Your Immortal Body Needs An Epsom Salt Bath

There really isn’t anything magnesium sulfate can’t do.

Author by John Devore
Art credit: Nusha Ashjaee

If you don’t have Epsom salts at home, you should go buy some. They’re a cheap and versatile cure-all: Epsom salts can soothe aching muscles, relieve soreness, and transform a normal bath into a relaxing spa that smoothes your skin. The rough crystals can be used as a face cleanser, a garden fertilizer, or a pots-and-pans scrubber. And, according to the packaging, Epsom salts also work as a laxative. I’ve never used them for this purpose, but I guess it’s nice to know I have the option. There really isn’t anything magnesium sulfate can’t do.

Here’s why you should have some Epsom salts handy at all times.

When I was 25 years old, I learned a lesson in human frailty. Up until I learned this lesson, I was still not convinced that I was mortal. I smoked cigarettes. I ate cheeseburgers. I smoked cigarettes while eating cheeseburgers. I stayed up late playing video games because sleep was a waste of time. I was young and alive and too lazy to workout. It was obvious that my good health and slender-ish figure would endure forever.

Then, as I was walking to my stressful temp job one day, my lower back went out and I collapsed on the street. I remember this vividly, because I had just purchased a cup of coffee and a strawberry danish that I was keen on eating at my desk, where I spent my days incorrectly updating a vast database. The sudden, painful spasms and subsequent immobility were a surprise, to say the least. It didn’t occur to me that such agony could be visited upon me without any warning whatsoever. If you’re fortunate, the universe will send you gentle signs that you are not immortal. I was not fortunate: The universe wanted me to know that the flesh is heir to a thousand natural shocks.

I moaned on the concrete sidewalk in awe and disbelief as people hurriedly walked past and over me. One man looked at me, momentarily slowed down, and said, “You need help.” I couldn’t tell if he was asking me if I needed help or just making a totally factual observation. I did need help. I remember one woman briefly looking at me with pity, as if I was a perfectly salvageable lamp someone had left on the curb with the garbage. Unable to stand due to the stabbing pain, I decided to crawl back home on my belly like a soldier climbing under barbed wire. Thankfully, I hadn’t made it to the subway yet and was only five blocks from home. I made it back to my apartment and remembered the strawberry danish that I had been looking forward to eating. I would soon discover that I had fallen on the strawberry danish and that my body was covered in sticky, red jelly.

By the time I had dragged myself up the four flights of stairs to my apartment, I was crying in pain and fear. This wasn’t supposed to happen to immortals. I writhed in exquisite anguish on my living room floor as my back muscles contracted. I felt like that character in the movie Alien, when the little monster bursts out of his chest. Having had no prior experience with bodily failure, I quickly concluded that I was dying and dialed 911. When the EMT finally showed up, he was disappointed to find a sobbing young man squirming on the floor. Maybe he was expecting blood splatter, I don’t know. What I do know was that he was thoroughly unimpressed by my suffering and told me to take lots of ibuprofen, which is an anti-inflammatory, and to ice my muscles. I repeated “ibuprofen is an anti-inflammatory” to myself through gritted teeth and then told him I didn’t have an ice pack. He found a pack of frozen peas that he said he would suffice. Then he told me to soak in a hot bath with lots of Epsom salts. Then he left. As he closed the door, he looked back at me and winked. I do not know why he winked. Perhaps he knew I was at the beginning of a long adventure known as “life.”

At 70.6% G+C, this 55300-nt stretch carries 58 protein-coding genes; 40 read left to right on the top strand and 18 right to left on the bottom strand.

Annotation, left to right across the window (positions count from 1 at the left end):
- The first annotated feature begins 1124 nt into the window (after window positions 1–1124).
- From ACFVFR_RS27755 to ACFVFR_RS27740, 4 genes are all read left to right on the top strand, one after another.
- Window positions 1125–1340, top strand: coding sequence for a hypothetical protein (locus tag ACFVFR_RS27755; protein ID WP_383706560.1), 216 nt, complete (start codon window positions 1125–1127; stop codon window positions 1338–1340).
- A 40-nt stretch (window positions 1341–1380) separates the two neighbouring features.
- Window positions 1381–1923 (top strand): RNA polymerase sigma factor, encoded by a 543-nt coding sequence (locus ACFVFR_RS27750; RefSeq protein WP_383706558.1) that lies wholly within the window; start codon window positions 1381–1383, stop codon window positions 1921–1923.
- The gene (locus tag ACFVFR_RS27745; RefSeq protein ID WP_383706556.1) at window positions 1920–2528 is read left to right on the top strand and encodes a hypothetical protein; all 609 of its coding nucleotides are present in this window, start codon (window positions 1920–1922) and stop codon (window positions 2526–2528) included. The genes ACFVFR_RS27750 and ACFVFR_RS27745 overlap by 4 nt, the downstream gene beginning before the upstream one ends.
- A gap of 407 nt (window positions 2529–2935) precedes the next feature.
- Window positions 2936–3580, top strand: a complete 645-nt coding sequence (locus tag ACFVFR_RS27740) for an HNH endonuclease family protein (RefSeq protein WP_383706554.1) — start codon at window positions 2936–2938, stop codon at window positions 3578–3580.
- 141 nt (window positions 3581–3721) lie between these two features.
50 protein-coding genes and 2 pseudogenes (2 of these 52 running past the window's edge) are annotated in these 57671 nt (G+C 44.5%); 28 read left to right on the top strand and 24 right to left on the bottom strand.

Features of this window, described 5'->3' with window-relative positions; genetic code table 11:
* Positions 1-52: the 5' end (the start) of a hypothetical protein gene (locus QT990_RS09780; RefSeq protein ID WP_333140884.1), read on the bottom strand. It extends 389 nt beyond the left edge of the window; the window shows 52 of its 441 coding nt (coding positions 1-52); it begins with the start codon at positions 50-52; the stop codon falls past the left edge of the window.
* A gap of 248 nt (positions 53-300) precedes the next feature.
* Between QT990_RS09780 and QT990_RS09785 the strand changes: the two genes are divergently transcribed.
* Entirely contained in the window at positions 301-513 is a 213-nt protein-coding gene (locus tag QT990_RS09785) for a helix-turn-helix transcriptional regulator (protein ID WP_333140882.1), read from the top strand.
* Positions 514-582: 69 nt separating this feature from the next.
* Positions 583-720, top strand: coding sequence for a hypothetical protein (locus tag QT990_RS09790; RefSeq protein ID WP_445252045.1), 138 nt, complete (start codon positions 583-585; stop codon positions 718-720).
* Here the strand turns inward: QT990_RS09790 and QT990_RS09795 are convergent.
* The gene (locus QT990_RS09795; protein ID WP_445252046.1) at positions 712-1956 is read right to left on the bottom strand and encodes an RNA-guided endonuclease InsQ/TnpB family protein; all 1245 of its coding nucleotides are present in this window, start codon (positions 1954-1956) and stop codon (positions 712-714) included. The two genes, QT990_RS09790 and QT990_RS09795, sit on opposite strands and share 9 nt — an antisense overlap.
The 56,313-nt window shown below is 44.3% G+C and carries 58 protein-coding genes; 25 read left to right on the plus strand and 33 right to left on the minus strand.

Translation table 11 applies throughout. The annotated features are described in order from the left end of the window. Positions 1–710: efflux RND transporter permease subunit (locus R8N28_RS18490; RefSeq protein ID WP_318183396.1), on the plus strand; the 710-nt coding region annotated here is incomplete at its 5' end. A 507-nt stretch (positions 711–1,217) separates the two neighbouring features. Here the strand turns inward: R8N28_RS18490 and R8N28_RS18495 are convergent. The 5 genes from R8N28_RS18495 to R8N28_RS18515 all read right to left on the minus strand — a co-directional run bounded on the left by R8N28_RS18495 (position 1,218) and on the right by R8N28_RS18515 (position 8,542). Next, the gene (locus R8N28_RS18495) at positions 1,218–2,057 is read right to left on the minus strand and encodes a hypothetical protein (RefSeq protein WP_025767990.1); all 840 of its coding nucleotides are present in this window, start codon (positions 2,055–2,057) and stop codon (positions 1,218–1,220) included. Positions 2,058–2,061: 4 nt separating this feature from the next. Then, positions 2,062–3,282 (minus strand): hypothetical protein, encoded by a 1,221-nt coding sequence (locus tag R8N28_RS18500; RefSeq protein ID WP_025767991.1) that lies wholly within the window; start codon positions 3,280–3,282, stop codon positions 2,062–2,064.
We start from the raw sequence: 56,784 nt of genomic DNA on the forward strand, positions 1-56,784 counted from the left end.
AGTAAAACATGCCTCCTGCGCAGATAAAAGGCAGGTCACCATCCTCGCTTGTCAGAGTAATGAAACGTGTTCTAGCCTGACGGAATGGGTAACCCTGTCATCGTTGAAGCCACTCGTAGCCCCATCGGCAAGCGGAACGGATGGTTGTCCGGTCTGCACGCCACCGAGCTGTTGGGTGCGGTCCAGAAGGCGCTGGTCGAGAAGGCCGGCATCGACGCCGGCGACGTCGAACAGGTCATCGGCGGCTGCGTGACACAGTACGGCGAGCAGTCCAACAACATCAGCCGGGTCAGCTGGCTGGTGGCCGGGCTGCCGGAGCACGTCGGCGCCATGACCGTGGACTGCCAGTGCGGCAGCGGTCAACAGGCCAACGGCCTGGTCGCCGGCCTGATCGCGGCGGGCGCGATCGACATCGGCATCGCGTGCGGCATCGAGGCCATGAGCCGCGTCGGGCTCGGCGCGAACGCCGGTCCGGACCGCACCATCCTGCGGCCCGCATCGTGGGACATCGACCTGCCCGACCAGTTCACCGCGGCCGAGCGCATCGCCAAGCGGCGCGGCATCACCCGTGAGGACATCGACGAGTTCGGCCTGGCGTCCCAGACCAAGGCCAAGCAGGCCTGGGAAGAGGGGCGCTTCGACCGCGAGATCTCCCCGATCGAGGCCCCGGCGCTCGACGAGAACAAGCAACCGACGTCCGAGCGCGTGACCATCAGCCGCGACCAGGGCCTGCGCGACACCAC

It wasn’t until I gently lowered myself into the warm, salty bathwater that I sighed with relief. Yes, the Advil and chilled vegetables had helped. But the Epsom salts transported me away from my rioting thews and sinews. The person I was dating at the time had come over immediately after I called her on my flip phone shrieking. From the moment she arrived, she looked like someone who had walked in on an exorcism. But she had searched far and wide to bring me Epsom salts. I would eventually convince her that an Epsom salt bath was the perfect way to treat her feet after a long shift waiting tables.

Once I was mobile, I went to a doctor. He examined me, shrugged, and told me this happens. Backs go out. They’re only human, so get use to it. His professional advice was to get some exercise, but to stretch first. He also suggested I quit smoking, eat green things, and get sleep. Decrepitude is wasted on the elderly. It took me years, but I eventually took his advice. And I still soak in Epsom salt baths. I’ve gotten pretty good at it too: I light scented candles that smell like chemical fruits and arrange them around my bathroom. I went to a fancy spa in Las Vegas once and was upset that they didn’t offer a nice, hot Epsom salt bath. There are Friday nights where I will cancel all my plans so that I can marinate in a steaming broth of magnesium sulfate.

Buy some.

There are many reasons to get seven or eight hours of shuteye.
Sometimes you need to throw on a fresh coat of nail polish.
Co-living spaces fight loneliness.

About Woolly

A curious exploration of comfort, wellness, and modern life — emotionally supported by Casper. It’s a beautiful magazine published by a mattress. Come on, you know it’s not the weirdest thing to happen this year. The first issue includes a love letter to comfort pants, a skeptic's guide to crystals, and an adulting coloring book.